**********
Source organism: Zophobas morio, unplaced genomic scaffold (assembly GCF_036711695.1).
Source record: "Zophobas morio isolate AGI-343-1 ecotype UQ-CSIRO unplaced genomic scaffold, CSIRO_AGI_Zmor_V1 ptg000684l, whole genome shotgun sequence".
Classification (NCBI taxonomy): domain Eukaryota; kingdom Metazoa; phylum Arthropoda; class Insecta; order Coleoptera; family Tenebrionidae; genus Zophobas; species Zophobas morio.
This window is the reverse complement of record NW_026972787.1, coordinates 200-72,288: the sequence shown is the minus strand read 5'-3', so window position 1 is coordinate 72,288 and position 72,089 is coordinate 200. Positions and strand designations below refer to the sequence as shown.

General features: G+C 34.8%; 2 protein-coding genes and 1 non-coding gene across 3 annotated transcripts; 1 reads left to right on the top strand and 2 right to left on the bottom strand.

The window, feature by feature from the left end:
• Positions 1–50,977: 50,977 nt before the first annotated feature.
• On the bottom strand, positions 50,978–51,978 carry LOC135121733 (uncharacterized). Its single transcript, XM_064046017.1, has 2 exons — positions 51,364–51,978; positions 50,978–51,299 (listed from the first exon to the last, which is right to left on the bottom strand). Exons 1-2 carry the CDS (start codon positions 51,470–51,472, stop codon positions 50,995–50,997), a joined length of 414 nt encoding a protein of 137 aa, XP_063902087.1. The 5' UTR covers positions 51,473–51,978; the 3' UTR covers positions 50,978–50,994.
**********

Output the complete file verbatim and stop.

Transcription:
Source organism: Zophobas morio, unplaced genomic scaffold (assembly GCF_036711695.1).
Source record: "Zophobas morio isolate AGI-343-1 ecotype UQ-CSIRO unplaced genomic scaffold, CSIRO_AGI_Zmor_V1 ptg000684l, whole genome shotgun sequence".
Classification (NCBI taxonomy): domain Eukaryota; kingdom Metazoa; phylum Arthropoda; class Insecta; order Coleoptera; family Tenebrionidae; genus Zophobas; species Zophobas morio.
This window is the reverse complement of record NW_026972787.1, coordinates 200-72,288: the sequence shown is the minus strand read 5'-3', so window position 1 is coordinate 72,288 and position 72,089 is coordinate 200. Positions and strand designations below refer to the sequence as shown.

General features: G+C 34.8%; 2 protein-coding genes and 1 non-coding gene across 3 annotated transcripts; 1 reads left to right on the top strand and 2 right to left on the bottom strand.

The window, feature by feature from the left end:
• Positions 1–50,977: 50,977 nt before the first annotated feature.
• On the bottom strand, positions 50,978–51,978 carry LOC135121733 (uncharacterized). Its single transcript, XM_064046017.1, has 2 exons — positions 51,364–51,978; positions 50,978–51,299 (listed from the first exon to the last, which is right to left on the bottom strand). Exons 1-2 carry the CDS (start codon positions 51,470–51,472, stop codon positions 50,995–50,997), a joined length of 414 nt encoding a protein of 137 aa, XP_063902087.1. The 5' UTR covers positions 51,473–51,978; the 3' UTR covers positions 50,978–50,994.